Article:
[Thanks to Nigel Quinlan, Martin Morse Wooster, Dawn Incognito, Cat Eldridge, JJ, and John King Tarpinian for some of these stories. Title credit goes to File 770 contributing editor of the day Robert Whitaker Sirignano.]
(1) KIRK AND WOZ. “Silicon Valley Comic Con: William Shatner holds court on inaugural con’s first night” in the San Jose Mercury News.
Shatner was the big attraction for the first night of the pop culture and technology festival at the San Jose McEnery Convention Center. He held court for an hour before hundreds of fans who packed into the convention center’s grand ballroom. And right in the front row was the Comic Con’s No. 1 fan, Apple co-founder Steve Wozniak.
Shatner misidentified Woz as the inventor of the iPhone (but for Kirk, we can forgive anything right?), but gave the genius behind Apple proper credit for starting up Silicon Valley Comic Con. “I’m going to embarrass Mr. Wozniak a little, but I want him to ask the first question,” Shatner said from the stage.
Woz obliged, walking up to one of the standing microphones like any fan would. Clearly on the spot, Woz initially asked Shatner to recite some poetry (he didn’t) and that led to a fascinating back-and-forth about the nature of science vs. science fiction.
Woz said when he was a kid he dreamed of being a starship captain like the one Shatner played on “Star Trek,” but his engineering background made him too grounded in reality. Shatner would have none of it. “You have two feet on the ground but your head is in the sky. You’re a pole, an electrical conduit,” Shatner said. “What do you think of that?”
“Humor is the ultimate creativity,” Wozniak said, “and you’ve got it.”
…But he wasn’t the only star in downtown San Jose on Friday. At a ribbon-cutting ceremony right before the doors opened, San Jose Mayor Sam Liccardo and Vice Mayor Rose Herrera were flanked by Woz, “Back to the Future” star Christopher Lloyd and comic book legend Stan Lee. Nichelle Nichols, who co-starred with Shatner as Lt. Uhura on “Star Trek,” arrived later for an autograph and photo session with fans.
Other stars expected during the convention — which continues through Sunday — include Michael J. Fox, Lea Thompson, Nathan Fillion, Peter Mayhew, Jeremy Renner and “Deadpool” director Tim Miller.
(2) TIP US A TUNE. And the other day Mark Parisi’s cartoon Off the Mark zapped Shatner’s singing.
(3) NOTHING TO DISAGREE WITH. Crystal Huff said —
I loved @seananmcguire before she Tuckerized me in a book, but let's be clear: now she can practically do no wrong. ?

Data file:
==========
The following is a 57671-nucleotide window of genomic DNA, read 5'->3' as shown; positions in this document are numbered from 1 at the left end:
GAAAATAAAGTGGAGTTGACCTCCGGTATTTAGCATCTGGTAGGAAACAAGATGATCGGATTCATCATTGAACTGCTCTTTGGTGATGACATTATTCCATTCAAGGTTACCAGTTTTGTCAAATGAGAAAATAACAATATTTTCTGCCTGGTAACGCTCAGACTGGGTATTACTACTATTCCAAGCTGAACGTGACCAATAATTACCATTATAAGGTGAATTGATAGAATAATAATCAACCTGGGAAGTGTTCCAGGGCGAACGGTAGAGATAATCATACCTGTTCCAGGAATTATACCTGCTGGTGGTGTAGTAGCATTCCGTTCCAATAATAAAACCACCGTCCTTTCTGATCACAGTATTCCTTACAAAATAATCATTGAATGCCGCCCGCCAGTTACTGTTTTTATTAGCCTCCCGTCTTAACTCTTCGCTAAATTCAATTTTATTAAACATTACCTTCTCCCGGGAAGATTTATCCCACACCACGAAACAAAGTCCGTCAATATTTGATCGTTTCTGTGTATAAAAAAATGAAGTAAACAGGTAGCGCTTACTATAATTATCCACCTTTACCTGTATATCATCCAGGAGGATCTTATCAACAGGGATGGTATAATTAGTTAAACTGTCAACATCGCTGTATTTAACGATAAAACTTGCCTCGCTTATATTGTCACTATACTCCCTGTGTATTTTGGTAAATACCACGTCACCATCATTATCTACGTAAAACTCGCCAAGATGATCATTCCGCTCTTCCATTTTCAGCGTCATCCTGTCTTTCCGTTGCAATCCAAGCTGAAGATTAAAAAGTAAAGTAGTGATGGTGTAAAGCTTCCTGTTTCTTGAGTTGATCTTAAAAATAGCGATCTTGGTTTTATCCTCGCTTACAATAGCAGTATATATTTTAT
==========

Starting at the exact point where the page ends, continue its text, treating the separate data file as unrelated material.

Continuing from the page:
— Crystal Huff (@crystalvisits) March 18, 2016
(4) WINTER IS HERE. Sarah A. Hoyt shares the view from inside the Sad Puppies 4 control room in “The Gang’ll Know I Died Standing Pat” at According to Hoyt. Then she moves on to explain, as if to a child, how something Brad Torgersen himself labeled a “slate” was not (in addition, mislabels Torgersen’s edition “IV” rather than 3).
Over the last few days, since Kate published the list of Sad Puppies recommends, we’ve been inundated both in email and in social media by people requesting, clamoring and whining to be removed from the list. The eructations from these special snow flakes vary in levels of self-delusion and insanity and at least one was very polite.
The prize MUST go to Damien Walter of Grauniad fame for tweeting that he hopes Kate Paulk has deep pockets, to withstand all the lawsuits resultant from putting people on the list without asking their permission.
…. Speaking of which, all of you, even the polite ones, who send me purple prose about how badly Brad Torgersen ran Sad Puppies IV and how he created an evil slate also make me doubt your mental capacity. Seriously, guys? A slate? If you’d bothered to look at the numbers and had a minimum of arithmetic ability (did you also sleep through it in first grade, while dreaming of little Damien’s slights and grievances? — Seriously, he really should pull his socks up) you’d have realized the only real slate was “no award.” Sad puppies nominations and votes were not only not lockstep but all over the place. Because, you know, they were reading what was suggested and making up their own minds, instead of — like the other side — taking marching orders from their betters who told them to not even read and just vote no-award.
(5) PERSISTENCE OF REVISION. Nicki at The Liberty Zone asserts this is “Why the Puppies are Sad”.
You want to know why the Sad Puppies campaign still exists? Do you want to know why fans continue to nominate authors they consider to be worthy of a Hugo Award even though the elitist Puppy Kickers made damn sure everyone knew that no award would be given to any worthy author or editor if they were nominated by the “wrong” people?
Here’s one reason.
“Speak Easy” by Catherynne M. Valente was submitted for a Sad Puppies 4 nomination in September 2015. Several fans thought it was worthy of the award. Comments included:
“… I liked it a lot and will be nominating it for a Hugo.”
“…There is so much to discover in this little book and it absolutely blew me away”